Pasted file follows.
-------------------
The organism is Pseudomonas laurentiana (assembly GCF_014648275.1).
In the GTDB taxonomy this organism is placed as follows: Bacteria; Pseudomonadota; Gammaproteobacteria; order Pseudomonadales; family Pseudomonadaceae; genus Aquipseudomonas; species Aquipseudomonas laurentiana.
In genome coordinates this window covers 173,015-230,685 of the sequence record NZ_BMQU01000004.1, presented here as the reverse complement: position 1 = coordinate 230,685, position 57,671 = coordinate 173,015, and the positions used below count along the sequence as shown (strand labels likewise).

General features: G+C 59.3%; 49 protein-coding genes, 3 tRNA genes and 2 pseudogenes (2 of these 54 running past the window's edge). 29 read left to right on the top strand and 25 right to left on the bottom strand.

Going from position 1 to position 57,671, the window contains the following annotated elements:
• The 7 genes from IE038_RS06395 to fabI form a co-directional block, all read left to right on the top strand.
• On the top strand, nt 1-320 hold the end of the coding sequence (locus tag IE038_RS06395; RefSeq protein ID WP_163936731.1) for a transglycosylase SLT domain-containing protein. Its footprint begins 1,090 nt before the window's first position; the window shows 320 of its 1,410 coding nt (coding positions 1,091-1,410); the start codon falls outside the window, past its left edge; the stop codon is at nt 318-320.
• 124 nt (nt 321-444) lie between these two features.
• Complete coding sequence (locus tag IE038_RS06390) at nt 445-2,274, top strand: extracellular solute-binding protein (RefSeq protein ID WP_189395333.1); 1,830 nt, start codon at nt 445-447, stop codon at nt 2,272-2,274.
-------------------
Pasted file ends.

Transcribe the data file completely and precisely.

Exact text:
The organism is Pseudomonas laurentiana (assembly GCF_014648275.1).
In the GTDB taxonomy this organism is placed as follows: Bacteria; Pseudomonadota; Gammaproteobacteria; order Pseudomonadales; family Pseudomonadaceae; genus Aquipseudomonas; species Aquipseudomonas laurentiana.
In genome coordinates this window covers 173,015-230,685 of the sequence record NZ_BMQU01000004.1, presented here as the reverse complement: position 1 = coordinate 230,685, position 57,671 = coordinate 173,015, and the positions used below count along the sequence as shown (strand labels likewise).

General features: G+C 59.3%; 49 protein-coding genes, 3 tRNA genes and 2 pseudogenes (2 of these 54 running past the window's edge). 29 read left to right on the top strand and 25 right to left on the bottom strand.

Going from position 1 to position 57,671, the window contains the following annotated elements:
• The 7 genes from IE038_RS06395 to fabI form a co-directional block, all read left to right on the top strand.
• On the top strand, nt 1-320 hold the end of the coding sequence (locus tag IE038_RS06395; RefSeq protein ID WP_163936731.1) for a transglycosylase SLT domain-containing protein. Its footprint begins 1,090 nt before the window's first position; the window shows 320 of its 1,410 coding nt (coding positions 1,091-1,410); the start codon falls outside the window, past its left edge; the stop codon is at nt 318-320.
• 124 nt (nt 321-444) lie between these two features.
• Complete coding sequence (locus tag IE038_RS06390) at nt 445-2,274, top strand: extracellular solute-binding protein (RefSeq protein ID WP_189395333.1); 1,830 nt, start codon at nt 445-447, stop codon at nt 2,272-2,274.